Variances: The zoning escape hatch

One of the first questions to ask in considering a proposed development must be: “What do the zoning regulations allow?” Generally speaking, zoning regulations establish building envelops on your property through the imposition of setbacks, height restrictions, and other dimensional limitations, while prescribing the allowed uses of the property by defining “permitted” and “conditional” uses. If a proposed project violates the dimensional requirements or is not an allowed use under the regulations, a landowner must typically secure a “variance” to proceed with the proposed development. 24 V.S.A. § 4469(a); see also In re Ray Reilly Tire Mart, 141 Vt. 330, 332 (1982) (recognizing that Vermont law authorizes both use variances and dimensional variances).

Variances are not frequently granted. “Variances, by their very nature, contravene the goal of zoning. They are ‘individual exceptions to generally applicable rules of zoning, the purpose of which is to bring about the orderly physical development of the community.’” In re Mutschler, 2006 VT 43, ¶ 7. Variances act as “an escape hatch from the literal terms of an ordinance which, if strictly applied, would deny a property owner all beneficial use of his land and thus amount to confiscation.” In re Maurice Memorials, 142 Vt. 532, 535 (1983). Securing a variance is therefore a difficult task. A landowner must demonstrate satisfaction of five separate statutory criteria. If just one criterion is unsatisfied, the variance must be denied. In re Dunnett, 172 Vt. 196, 200 (2001).

Briefly, a landowner must demonstrate the following to obtain a variance:

  1. that “unique physical conditions” (such as lot shape, or peculiar topographical conditions) create an “unnecessary hardship” for the landowner;
  2. that there is “no possibility” that the property can be developed without a variance, which is “necessary to enable the reasonable use of the property”;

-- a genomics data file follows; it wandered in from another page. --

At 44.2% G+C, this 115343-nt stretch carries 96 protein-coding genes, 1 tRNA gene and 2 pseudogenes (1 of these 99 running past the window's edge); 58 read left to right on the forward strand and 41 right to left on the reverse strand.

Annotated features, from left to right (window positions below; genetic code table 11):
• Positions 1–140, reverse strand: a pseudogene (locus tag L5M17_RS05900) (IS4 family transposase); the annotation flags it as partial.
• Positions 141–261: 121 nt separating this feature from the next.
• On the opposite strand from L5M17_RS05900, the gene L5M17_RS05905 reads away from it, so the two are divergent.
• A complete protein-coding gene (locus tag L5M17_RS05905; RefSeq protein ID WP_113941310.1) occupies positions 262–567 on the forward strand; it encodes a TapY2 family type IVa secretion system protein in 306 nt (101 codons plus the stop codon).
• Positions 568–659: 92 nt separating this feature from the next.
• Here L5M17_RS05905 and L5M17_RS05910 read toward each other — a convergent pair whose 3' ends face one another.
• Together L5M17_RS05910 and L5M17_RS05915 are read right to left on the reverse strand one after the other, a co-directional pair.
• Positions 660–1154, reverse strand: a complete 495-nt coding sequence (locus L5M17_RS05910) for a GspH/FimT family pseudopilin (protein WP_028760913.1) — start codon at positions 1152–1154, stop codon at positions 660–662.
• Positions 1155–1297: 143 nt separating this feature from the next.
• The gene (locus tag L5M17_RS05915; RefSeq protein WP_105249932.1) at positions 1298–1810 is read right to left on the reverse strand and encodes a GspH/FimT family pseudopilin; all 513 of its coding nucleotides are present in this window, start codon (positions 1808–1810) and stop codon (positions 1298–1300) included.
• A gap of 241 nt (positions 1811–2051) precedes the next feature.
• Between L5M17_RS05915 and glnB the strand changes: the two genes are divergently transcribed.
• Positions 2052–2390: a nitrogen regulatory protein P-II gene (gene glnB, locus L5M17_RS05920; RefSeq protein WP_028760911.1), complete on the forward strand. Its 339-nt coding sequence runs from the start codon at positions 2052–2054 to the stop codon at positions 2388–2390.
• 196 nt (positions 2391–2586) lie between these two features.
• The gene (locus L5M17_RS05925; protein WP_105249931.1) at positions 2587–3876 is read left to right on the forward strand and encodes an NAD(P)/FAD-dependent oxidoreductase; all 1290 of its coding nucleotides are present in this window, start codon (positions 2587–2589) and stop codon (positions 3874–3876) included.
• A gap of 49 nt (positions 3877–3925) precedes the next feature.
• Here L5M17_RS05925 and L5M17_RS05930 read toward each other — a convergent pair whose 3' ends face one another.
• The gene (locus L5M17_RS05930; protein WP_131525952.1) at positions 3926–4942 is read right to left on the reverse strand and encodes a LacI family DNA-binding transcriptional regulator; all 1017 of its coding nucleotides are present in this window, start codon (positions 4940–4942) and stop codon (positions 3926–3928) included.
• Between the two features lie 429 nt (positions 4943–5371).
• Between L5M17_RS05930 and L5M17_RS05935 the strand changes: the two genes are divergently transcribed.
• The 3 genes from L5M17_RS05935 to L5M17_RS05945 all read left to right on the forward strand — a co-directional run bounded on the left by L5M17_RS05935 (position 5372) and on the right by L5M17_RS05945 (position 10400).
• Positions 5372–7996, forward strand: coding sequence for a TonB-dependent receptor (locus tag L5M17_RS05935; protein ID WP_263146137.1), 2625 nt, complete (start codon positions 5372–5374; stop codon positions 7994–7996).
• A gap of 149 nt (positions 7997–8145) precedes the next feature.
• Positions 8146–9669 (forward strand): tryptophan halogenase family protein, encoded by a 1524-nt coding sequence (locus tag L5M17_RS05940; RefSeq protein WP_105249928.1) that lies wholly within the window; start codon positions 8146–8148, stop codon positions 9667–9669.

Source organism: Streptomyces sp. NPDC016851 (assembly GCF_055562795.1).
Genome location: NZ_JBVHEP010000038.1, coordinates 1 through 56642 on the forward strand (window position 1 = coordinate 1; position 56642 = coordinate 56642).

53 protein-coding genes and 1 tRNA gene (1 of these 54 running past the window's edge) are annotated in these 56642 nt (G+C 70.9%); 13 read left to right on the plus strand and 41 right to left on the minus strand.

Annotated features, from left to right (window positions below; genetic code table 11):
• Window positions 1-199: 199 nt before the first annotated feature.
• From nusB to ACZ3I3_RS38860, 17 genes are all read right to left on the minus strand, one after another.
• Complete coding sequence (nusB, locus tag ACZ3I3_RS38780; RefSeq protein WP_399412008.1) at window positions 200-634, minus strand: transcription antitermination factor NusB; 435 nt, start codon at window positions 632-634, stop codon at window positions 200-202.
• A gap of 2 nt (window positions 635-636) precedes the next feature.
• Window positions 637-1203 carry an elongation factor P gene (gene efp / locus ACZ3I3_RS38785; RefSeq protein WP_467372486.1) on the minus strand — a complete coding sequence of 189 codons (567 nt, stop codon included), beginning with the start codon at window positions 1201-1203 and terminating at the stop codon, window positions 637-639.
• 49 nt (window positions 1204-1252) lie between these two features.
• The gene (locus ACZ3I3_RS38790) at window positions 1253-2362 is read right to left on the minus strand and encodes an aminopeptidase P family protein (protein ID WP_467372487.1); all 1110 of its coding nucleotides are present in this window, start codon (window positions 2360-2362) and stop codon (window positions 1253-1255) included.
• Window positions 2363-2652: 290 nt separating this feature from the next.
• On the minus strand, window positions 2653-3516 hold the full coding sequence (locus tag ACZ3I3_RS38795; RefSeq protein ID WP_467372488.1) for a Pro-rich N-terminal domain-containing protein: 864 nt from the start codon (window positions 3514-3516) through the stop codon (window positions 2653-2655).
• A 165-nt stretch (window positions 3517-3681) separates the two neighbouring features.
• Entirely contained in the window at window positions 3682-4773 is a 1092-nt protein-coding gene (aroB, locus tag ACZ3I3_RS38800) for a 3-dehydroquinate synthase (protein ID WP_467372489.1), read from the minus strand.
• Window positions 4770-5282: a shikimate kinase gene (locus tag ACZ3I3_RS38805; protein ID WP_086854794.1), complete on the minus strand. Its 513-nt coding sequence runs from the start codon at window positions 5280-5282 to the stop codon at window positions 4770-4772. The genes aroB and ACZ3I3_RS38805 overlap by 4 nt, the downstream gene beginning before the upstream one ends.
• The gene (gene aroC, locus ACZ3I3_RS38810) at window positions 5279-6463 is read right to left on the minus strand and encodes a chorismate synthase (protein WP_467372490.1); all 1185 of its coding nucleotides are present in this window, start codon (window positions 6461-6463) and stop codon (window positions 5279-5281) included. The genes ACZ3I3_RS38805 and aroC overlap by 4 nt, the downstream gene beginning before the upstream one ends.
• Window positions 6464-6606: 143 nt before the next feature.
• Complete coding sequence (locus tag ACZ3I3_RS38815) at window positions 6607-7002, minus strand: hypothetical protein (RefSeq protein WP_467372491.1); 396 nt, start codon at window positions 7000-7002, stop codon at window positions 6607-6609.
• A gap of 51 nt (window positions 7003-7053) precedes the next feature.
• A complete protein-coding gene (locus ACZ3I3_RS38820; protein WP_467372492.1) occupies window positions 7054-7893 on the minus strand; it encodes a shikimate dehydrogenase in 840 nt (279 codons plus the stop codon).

3. that the landowner did not create the unnecessary hardship;
  4. that a variance would “not alter the essential character of the neighborhood” or impair development on adjoining lots; and
  5. that the variance is the minimum necessary to afford relief and is the “least deviation possible” from the zoning regulations.

24 V.S.A. § 4469(a). While each requirement presents a potential pitfall to a proposed development, the second criterion is frequently fatal to a landowner’s efforts. The Court must deny a variance “if any reasonable use can be made of the property which is in strict conformity with the zoning regulations.” In re DeRoy Variance Applications, No. 14-1-09 Vtec, slip op. at 4–9 (Vt. Envtl. Ct. Feb. 16, 2010) (Durkin, J.). Thus, if a landowner currently makes use of his or her property, but seeks a variance to add a second structure or ancillary use, the variance should be denied. Id. A variance must similarly be denied if the project is not tailored as much as possible to minimize the conflict with the zoning regulations. A two-foot setback encroachment will not be sustained if a one-foot encroachment is viable. Id.

Notwithstanding the obvious difficulty in satisfying the variance standards, there are ways a landowner can pursue a project that exceeds the dimensional limitations or is not listed in the zoning regulations as a permitted or conditional use. Creative legal solutions exist, and opposition can be minimized through project planning and outreach. Before submitting variance applications, landowners should consult counsel and consider all of their options. A initial denial can foreclose the possibility of pursuing the project in the future. See In re Carrier, 155 Vt. 152, 157 (1990) (describing the circumstances under which a zoning board may not consider a successive application).